Samuel Karlin
Born(1924-06-08)June 8, 1924
DiedDecember 18, 2007(2007-12-18) (aged 83)
Alma materIllinois Institute of Technology
Princeton University
Known forBLAST
Karlin-Rubin theorem (UMP tests of monotone likelihoods)
geometry of moments[2]
Total positivity
Tchebycheff systems
Optimal experiments
AwardsNational Medal of Science (1989)
John von Neumann Theory Prize (1987)
Scientific career
Fieldsmathematical sciences
population genetics
InstitutionsStanford University
Doctoral advisorSalomon Bochner
Doctoral studentsChristopher Burge[1]
Thomas Liggett
Charles A. Micchelli
John W. Pratt
Stephen M. Samuels
Charles Joel Stone
Rupert G. Miller
Marcel F. Neuts

Samuel Karlin (June 8, 1924 – December 18, 2007) was an American mathematician at Stanford University in the late 20th century.

Education and career

Karlin was born in Janów, Poland and immigrated to Chicago as a child. Raised in an Orthodox Jewish household, Karlin became an atheist in his teenage years and remained an atheist for the rest of his life. Later in life he told his three children, who all became scientists, that walking down the street without a yarmulke on his head for the first time was a milestone in his life.[3]

Karlin earned his undergraduate degree from Illinois Institute of Technology; and then his doctorate in mathematics from Princeton University in 1947 (at the age of 22) under the supervision of Salomon Bochner. He was on the faculty of Caltech from 1948 to 1956, before becoming a professor of mathematics and statistics at Stanford.[3][4]

Throughout his career, Karlin made fundamental contributions to the fields of mathematical economics, bioinformatics, game theory, evolutionary theory, biomolecular sequence analysis, and total positivity.[4] Karlin authored ten books and more than 450 articles. He did extensive work in mathematical population genetics. In the early 1990s, Karlin and Stephen Altschul developed the Karlin-Altschul statistics, a basis for the highly used sequence similarity software program BLAST.[3]

Honors and awards

Karlin was a member of the American Academy of Arts and Sciences,[5] the National Academy of Sciences,[6] and the American Philosophical Society.[7] He won a Lester R. Ford Award in 1973.[8] In 1989, President George H. W. Bush bestowed Karlin the National Medal of Science "for his broad and remarkable research in mathematical analysis, probability theory and mathematical statistics, and in the application of these ideas to mathematical economics, mechanics, and population genetics."[9] He was elected to the 2002 class of Fellows of the Institute for Operations Research and the Management Sciences.[10]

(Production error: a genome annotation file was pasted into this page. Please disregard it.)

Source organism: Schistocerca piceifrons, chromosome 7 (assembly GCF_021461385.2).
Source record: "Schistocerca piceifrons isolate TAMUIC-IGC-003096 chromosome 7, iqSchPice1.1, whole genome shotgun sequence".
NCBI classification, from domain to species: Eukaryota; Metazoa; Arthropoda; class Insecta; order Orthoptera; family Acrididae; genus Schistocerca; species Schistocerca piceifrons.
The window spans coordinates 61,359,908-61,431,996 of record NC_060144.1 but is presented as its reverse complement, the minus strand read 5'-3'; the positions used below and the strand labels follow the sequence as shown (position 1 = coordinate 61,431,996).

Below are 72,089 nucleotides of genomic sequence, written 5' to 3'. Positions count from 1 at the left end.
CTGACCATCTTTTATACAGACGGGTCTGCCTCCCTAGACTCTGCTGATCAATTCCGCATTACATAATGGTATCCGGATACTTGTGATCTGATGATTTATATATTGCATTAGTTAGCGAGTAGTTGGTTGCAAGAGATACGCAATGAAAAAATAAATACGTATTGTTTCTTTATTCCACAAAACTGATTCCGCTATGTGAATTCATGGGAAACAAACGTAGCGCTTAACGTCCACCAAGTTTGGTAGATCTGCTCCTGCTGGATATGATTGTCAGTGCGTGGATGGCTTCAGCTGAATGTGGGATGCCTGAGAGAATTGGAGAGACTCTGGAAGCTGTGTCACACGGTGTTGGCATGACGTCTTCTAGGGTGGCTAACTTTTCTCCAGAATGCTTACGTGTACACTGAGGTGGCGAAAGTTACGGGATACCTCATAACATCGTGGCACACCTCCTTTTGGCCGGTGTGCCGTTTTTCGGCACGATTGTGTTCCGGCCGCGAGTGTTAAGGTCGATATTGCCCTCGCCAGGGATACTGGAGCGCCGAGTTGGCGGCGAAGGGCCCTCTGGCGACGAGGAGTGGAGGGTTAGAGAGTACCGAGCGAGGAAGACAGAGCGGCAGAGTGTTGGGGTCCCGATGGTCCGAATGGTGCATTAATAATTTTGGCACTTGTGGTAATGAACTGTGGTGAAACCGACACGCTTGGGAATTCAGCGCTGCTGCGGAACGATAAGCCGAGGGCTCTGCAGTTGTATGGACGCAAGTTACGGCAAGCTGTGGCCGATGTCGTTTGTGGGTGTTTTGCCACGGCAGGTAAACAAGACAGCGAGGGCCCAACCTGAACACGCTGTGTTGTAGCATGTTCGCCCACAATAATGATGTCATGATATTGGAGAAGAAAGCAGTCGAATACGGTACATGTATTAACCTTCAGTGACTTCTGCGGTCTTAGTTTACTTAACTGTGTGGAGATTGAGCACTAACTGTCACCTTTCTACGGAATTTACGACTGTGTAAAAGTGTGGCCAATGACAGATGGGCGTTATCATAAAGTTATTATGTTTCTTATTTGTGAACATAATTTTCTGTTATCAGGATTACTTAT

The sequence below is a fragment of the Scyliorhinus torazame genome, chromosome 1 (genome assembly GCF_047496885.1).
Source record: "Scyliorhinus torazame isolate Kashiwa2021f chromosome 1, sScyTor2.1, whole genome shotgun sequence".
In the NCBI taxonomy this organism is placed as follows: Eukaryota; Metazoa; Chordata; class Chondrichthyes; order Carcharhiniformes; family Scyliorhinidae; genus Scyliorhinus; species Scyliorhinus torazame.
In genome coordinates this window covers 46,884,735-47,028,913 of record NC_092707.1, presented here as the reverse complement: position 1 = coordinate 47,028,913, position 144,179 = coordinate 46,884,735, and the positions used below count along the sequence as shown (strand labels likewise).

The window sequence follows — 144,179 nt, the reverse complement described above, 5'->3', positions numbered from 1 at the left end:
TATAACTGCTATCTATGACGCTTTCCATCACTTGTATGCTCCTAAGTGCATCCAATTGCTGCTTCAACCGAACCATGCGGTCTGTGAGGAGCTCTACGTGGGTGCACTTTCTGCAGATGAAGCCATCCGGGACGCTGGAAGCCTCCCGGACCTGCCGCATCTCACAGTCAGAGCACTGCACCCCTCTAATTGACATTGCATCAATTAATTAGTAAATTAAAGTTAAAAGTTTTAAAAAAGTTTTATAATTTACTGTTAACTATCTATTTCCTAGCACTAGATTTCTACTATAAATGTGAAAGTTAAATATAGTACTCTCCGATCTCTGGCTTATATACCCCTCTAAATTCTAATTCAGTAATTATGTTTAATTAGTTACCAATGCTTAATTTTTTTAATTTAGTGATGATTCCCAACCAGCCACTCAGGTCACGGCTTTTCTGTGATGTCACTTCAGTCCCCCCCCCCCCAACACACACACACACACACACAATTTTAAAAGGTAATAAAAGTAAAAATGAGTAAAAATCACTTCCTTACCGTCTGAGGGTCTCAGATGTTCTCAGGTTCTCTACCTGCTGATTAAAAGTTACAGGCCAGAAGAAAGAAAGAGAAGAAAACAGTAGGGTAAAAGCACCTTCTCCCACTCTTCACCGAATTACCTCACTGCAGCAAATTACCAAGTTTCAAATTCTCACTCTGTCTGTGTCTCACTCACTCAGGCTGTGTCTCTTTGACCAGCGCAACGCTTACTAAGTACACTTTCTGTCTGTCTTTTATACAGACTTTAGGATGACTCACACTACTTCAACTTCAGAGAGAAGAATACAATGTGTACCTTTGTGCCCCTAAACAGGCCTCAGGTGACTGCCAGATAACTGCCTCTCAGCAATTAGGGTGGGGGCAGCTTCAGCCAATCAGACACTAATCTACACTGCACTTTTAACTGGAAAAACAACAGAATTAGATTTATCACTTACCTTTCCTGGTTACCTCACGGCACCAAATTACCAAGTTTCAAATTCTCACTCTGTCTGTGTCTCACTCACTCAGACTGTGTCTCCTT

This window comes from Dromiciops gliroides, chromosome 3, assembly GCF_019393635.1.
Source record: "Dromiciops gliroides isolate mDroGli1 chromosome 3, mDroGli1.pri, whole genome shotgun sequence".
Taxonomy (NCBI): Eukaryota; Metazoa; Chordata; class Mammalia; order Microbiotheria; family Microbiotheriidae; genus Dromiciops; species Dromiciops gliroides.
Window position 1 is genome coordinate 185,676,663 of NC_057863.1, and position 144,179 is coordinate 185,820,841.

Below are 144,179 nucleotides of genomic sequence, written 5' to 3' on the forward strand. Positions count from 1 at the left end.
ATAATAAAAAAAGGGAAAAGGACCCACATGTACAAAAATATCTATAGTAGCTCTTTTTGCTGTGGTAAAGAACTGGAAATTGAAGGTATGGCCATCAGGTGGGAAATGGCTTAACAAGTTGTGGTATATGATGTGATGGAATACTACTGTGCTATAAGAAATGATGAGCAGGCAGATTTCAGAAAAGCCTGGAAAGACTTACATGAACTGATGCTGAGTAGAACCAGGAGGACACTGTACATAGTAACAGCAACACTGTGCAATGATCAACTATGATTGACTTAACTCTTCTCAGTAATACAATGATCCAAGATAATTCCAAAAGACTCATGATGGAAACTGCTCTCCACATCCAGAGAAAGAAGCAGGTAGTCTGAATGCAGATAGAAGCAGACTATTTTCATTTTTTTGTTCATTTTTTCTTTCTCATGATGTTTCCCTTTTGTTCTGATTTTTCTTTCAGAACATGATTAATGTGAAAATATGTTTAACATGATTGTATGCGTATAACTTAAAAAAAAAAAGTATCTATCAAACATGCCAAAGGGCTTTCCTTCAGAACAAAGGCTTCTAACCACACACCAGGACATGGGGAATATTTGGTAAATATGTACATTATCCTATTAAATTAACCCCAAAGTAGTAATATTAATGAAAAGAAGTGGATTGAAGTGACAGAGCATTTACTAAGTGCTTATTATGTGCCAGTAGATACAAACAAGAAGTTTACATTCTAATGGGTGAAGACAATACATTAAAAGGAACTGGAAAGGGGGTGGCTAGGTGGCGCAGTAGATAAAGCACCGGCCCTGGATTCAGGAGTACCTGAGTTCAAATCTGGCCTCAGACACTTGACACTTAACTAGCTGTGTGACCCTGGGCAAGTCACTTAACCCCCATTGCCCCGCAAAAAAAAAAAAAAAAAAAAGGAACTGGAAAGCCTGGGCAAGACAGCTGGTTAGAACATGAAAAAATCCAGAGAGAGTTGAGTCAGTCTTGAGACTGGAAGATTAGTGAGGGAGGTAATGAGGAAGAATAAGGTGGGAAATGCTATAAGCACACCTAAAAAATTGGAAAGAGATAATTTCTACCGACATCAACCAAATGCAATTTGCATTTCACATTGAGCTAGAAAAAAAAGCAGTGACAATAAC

Personal life

One of Karlin's sons, Kenneth D. Karlin, is a professor of chemistry at Johns Hopkins University and the 2009 winner of the American Chemical Society's F. Albert Cotton Award for Synthetic Chemistry.[11] His other son, Manuel, is a physician in Portland, Oregon. His daughter, Anna R. Karlin, is a theoretical computer scientist, the Microsoft Professor of Computer Science & Engineering at the University of Washington.[12]

Selected publications

See also


  1. ^ Burge, Christopher; Karlin, Samuel (1997). "Prediction of complete gene structures in human genomic DNA" (PDF). Journal of Molecular Biology. 268 (1): 78–94. CiteSeerX doi:10.1006/jmbi.1997.0951. PMID 9149143. Archived from the original (PDF) on 2015-06-20.
  2. ^ Artstein, Zvi (1980). "Discrete and continuous bang-bang and facial spaces, or: Look for the extreme points". SIAM Review. 22 (2): 172–185. doi:10.1137/1022026. JSTOR 2029960. MR 0564562.
  3. ^ a b c Dan Stober (January 16, 2008). "Sam Karlin, mathematician who improved DNA analysis, dead at 83".
  4. ^ a b Sam Karlin, influential math professor, dead at 83 Archived 2008-05-12 at the Wayback Machine
  5. ^ "Samuel Karlin". American Academy of Arts & Sciences. Retrieved 2021-12-21.
  6. ^ "Samuel Karlin". Retrieved 2021-12-21.
  7. ^ "APS Member History". Retrieved 2021-12-21.
  8. ^ Karlin, Samuel (1972). "Some mathematical models of population genetics". Amer. Math. Monthly. 79 (7): 699–739. doi:10.2307/2316262. JSTOR 2316262.
  9. ^ US NSF - The President's National Medal of Science: Recipient Details
  10. ^ Fellows: Alphabetical List, Institute for Operations Research and the Management Sciences, retrieved 2019-10-09
  11. ^ Kenneth Karlin's web site at JHU, retrieved 2011-01-16.
  12. ^ Anna Karlin's faculty web page at U. Washington, retrieved 2011-01-16.